The Dial-A-Law library is prepared by lawyers and gives practical information on many areas of law in British Columbia. Script 238 gives information only, not legal advice. If you have a legal problem or need legal advice, you should speak to a lawyer. For the name of a lawyer to consult, call Lawyer Referral at 604.687.3221 in the lower mainland or 1.800.663.1919 elsewhere in British Columbia.
Can children have input about things that affect them?
Sometimes—it depends on the situation. Section 37 of the Family Law Act says that in making an agreement or order about guardianship, parenting arrangements, or contact with a child, the parties and the court must consider the best interests of the child only. Subsection 37(2)(b) says that the views of the child are one factor to consider in deciding what the best interests of the child are, unless it would be inappropriate to consider them. And a judge may find it inappropriate to consider a child’s views.
On the other hand, decisions about child protection focus on safety (does the child need protection) not on their best interests or their views. But when it comes to adoption, any agreement or order to adopt a child aged 12 or older (and changing the child’s name) can proceed only if the child agrees to it.
Children in care have a right to be consulted and express their views. “In care” means a child is in the custody, care or guardianship of the director of child welfare or the director of adoption. And “care” means physical care and control. Children can express their views on the following topics (though a judge can still decide not to consider what they say):
- which parent they want to live with if their parents separate or divorce. If a child is being returned to a parent, a social worker would assess the parents to decide who the child would live with.
- whether to receive or refuse medical or psychiatric treatment. This is a complicated area of law. For example, a parent or guardian can have a child under 16 admitted for psychiatric care and the child may not be able to leave without the consent of the parent or guardian. And the ability of a child under 19 to consent to medical treatment depends on whether they have the capacity to consent. A healthcare provider has to assess that capacity.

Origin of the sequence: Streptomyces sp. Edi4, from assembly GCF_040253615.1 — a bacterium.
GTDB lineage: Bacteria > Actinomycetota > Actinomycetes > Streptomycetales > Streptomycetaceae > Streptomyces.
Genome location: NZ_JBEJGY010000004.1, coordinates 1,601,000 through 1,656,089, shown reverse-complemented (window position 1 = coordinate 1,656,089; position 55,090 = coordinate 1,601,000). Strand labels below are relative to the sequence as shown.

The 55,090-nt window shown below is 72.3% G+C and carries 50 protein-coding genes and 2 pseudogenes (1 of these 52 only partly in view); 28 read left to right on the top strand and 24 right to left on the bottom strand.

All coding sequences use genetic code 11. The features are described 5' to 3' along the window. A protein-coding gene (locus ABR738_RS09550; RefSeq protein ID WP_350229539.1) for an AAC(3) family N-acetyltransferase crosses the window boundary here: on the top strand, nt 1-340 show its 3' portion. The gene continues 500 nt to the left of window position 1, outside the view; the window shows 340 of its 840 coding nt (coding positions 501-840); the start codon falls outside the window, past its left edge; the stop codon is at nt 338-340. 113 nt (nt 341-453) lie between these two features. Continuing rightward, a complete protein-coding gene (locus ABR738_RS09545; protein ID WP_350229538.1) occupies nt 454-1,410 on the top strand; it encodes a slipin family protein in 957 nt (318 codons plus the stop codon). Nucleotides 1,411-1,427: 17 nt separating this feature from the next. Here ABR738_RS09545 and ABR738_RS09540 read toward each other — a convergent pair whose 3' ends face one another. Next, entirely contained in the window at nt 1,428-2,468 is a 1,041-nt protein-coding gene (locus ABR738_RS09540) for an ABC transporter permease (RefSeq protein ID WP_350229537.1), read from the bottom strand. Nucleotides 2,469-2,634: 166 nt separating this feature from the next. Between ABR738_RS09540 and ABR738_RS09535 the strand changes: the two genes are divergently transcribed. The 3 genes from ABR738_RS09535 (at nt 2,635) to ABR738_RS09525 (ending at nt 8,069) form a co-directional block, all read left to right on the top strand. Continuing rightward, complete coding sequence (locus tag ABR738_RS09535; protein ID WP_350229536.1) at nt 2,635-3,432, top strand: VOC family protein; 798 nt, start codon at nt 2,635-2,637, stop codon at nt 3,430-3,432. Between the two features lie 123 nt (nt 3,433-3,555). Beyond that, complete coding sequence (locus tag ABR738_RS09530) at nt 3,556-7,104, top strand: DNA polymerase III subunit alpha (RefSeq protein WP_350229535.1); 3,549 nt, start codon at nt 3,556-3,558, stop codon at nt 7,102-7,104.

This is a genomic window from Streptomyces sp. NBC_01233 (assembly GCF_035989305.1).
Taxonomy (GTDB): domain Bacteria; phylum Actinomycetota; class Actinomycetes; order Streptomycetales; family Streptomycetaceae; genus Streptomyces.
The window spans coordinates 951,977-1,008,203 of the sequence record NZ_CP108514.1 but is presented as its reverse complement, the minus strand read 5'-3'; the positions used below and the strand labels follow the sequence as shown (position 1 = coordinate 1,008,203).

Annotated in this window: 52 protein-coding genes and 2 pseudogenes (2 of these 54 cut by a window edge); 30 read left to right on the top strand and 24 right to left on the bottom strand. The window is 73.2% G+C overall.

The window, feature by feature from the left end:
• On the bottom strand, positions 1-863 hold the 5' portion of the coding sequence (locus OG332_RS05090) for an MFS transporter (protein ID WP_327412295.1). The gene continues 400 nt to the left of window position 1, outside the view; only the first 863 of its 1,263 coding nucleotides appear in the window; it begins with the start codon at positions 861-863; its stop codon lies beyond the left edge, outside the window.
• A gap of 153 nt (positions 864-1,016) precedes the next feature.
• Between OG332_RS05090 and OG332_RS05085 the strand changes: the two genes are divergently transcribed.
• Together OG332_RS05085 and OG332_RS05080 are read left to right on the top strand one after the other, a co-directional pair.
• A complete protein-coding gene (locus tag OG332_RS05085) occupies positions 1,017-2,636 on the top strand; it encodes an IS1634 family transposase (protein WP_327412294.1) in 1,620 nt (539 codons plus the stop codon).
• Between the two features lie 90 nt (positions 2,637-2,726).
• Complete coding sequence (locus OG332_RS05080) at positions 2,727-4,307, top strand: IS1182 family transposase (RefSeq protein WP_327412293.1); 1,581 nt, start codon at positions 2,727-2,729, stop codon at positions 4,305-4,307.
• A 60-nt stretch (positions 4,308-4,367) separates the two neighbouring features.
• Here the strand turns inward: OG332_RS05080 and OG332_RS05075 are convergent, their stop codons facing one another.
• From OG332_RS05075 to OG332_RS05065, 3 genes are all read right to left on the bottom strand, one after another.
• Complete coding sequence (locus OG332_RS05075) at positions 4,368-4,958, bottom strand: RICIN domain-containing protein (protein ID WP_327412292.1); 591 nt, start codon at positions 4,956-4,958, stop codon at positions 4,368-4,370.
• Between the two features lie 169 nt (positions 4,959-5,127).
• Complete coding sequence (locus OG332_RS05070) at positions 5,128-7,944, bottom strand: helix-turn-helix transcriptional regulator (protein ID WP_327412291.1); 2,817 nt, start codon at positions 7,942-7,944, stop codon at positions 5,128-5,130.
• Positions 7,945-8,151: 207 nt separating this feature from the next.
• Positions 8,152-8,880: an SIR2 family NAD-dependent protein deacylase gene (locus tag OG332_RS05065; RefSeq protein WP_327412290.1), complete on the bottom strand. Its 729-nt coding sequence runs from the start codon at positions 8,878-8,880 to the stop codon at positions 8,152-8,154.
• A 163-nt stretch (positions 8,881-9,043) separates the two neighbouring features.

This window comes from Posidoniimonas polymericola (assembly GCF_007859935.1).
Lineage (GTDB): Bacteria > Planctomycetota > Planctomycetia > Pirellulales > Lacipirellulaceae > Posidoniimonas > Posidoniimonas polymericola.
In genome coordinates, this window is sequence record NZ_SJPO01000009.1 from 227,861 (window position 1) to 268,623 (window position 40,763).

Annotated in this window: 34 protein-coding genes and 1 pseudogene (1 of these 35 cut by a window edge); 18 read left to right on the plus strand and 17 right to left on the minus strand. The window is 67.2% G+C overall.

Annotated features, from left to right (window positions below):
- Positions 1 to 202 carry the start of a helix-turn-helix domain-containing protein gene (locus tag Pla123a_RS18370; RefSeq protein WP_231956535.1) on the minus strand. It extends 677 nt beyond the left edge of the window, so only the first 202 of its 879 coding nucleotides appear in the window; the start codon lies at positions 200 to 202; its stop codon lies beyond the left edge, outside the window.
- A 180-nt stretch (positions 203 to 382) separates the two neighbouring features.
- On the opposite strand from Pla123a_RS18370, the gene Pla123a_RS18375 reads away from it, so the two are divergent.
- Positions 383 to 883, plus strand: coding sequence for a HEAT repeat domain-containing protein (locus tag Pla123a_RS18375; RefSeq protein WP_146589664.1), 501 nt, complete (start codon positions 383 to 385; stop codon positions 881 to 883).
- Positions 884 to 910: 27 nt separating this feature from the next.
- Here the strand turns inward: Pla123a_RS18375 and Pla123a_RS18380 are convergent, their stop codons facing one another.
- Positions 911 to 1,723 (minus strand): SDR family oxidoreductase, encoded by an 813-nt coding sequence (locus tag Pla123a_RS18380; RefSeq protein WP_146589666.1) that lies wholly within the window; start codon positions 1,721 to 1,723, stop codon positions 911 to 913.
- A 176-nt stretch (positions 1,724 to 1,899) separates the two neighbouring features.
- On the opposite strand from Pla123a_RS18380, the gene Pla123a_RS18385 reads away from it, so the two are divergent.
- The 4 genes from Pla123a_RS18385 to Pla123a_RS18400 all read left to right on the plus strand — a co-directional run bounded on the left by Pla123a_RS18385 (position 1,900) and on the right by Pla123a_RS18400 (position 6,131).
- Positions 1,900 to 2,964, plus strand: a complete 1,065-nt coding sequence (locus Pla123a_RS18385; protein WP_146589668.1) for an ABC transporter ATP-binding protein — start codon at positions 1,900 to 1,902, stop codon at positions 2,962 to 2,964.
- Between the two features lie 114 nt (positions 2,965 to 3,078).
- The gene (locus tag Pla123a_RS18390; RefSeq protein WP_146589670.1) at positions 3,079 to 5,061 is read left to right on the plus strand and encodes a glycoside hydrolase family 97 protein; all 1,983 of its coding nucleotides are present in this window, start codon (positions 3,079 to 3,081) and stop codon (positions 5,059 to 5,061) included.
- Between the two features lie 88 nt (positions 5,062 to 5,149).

- what they want to happen in a child protection case. This information usually comes from the social worker. The child does not have their own lawyer or talk to the judge.
- important decisions that affect them while they are in foster care.
- their access to money held in trust for them.
- what to do if they are charged with a crime.
As children get older, their capacity to make decisions increases and their input will generally have more influence on the decisions made about and for them.
Can children choose which parent to live with if their parents separate or divorce?
Children do not generally get to choose which parent they live with if their parents separate or divorce, but they can express their views. The parents can agree on which one of them their children will live with and how often each parent will see their children. The parents may decide not to consult the children or anyone else when they make these decisions. Or the parents may talk to the children, social workers, lawyers, counselors, or other professionals. If the parents make an agreement that their children are not happy with, the children can talk to the parents about it, but it’s still the parents’ decision.
If the parents can’t agree, a court may have to decide who the children live with. Section 37(1) of the Family Law Act says that the parties and the court must consider the best interests of the child only in making an agreement or order about guardianship, parenting arrangements, or contact with a child. Section 37(2) says that to decide what the child’s best interests are, all the child’s needs and circumstances must be considered, including:
- The child’s heath and emotional well-being.
- The child’s views, unless it would be inappropriate to consider them.
- The nature and strength of the relationship between the child and significant people in the child’s life.
- The history of the child’s care.
- The child’s need for stability, given the child’s age and stage of development.
- The ability of each person (who is or seeks to be the child’s guardian, or who has or seeks parental responsibilities, parenting time or contact with the child) to exercise their responsibilities.
- The impact of any family violence on the child’s safety, security or well-being, whether the family violence is directed toward the child or another family member.